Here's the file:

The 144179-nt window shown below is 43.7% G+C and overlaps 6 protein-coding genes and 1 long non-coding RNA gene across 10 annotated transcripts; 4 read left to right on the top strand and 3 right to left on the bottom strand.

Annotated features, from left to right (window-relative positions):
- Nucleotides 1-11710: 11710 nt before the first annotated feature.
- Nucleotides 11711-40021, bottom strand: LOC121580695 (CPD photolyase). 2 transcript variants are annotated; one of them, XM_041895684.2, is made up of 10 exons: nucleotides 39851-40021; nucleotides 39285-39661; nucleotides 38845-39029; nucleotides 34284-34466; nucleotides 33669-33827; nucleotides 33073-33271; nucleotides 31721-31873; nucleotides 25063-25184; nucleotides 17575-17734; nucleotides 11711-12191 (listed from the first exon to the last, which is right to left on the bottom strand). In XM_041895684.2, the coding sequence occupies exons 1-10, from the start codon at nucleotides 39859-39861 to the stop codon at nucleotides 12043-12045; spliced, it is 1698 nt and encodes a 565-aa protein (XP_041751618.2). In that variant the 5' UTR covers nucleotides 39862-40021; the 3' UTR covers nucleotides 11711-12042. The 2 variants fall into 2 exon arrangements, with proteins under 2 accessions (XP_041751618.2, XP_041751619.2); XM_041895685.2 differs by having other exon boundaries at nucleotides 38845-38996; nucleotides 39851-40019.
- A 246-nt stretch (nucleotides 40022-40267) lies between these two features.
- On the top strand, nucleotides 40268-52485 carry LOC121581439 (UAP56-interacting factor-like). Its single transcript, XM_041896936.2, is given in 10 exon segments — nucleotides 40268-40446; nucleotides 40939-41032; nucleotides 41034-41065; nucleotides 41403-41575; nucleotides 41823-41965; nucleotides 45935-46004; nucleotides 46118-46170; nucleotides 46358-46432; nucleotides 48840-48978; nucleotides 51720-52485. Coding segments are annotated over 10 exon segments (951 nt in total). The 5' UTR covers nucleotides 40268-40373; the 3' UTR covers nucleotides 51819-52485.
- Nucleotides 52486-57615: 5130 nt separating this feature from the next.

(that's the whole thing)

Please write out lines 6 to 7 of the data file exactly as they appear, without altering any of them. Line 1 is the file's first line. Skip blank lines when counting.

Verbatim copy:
- On the top strand, nucleotides 40268-52485 carry LOC121581439 (UAP56-interacting factor-like). Its single transcript, XM_041896936.2, is given in 10 exon segments — nucleotides 40268-40446; nucleotides 40939-41032; nucleotides 41034-41065; nucleotides 41403-41575; nucleotides 41823-41965; nucleotides 45935-46004; nucleotides 46118-46170; nucleotides 46358-46432; nucleotides 48840-48978; nucleotides 51720-52485. Coding segments are annotated over 10 exon segments (951 nt in total). The 5' UTR covers nucleotides 40268-40373; the 3' UTR covers nucleotides 51819-52485.
- Nucleotides 52486-57615: 5130 nt separating this feature from the next.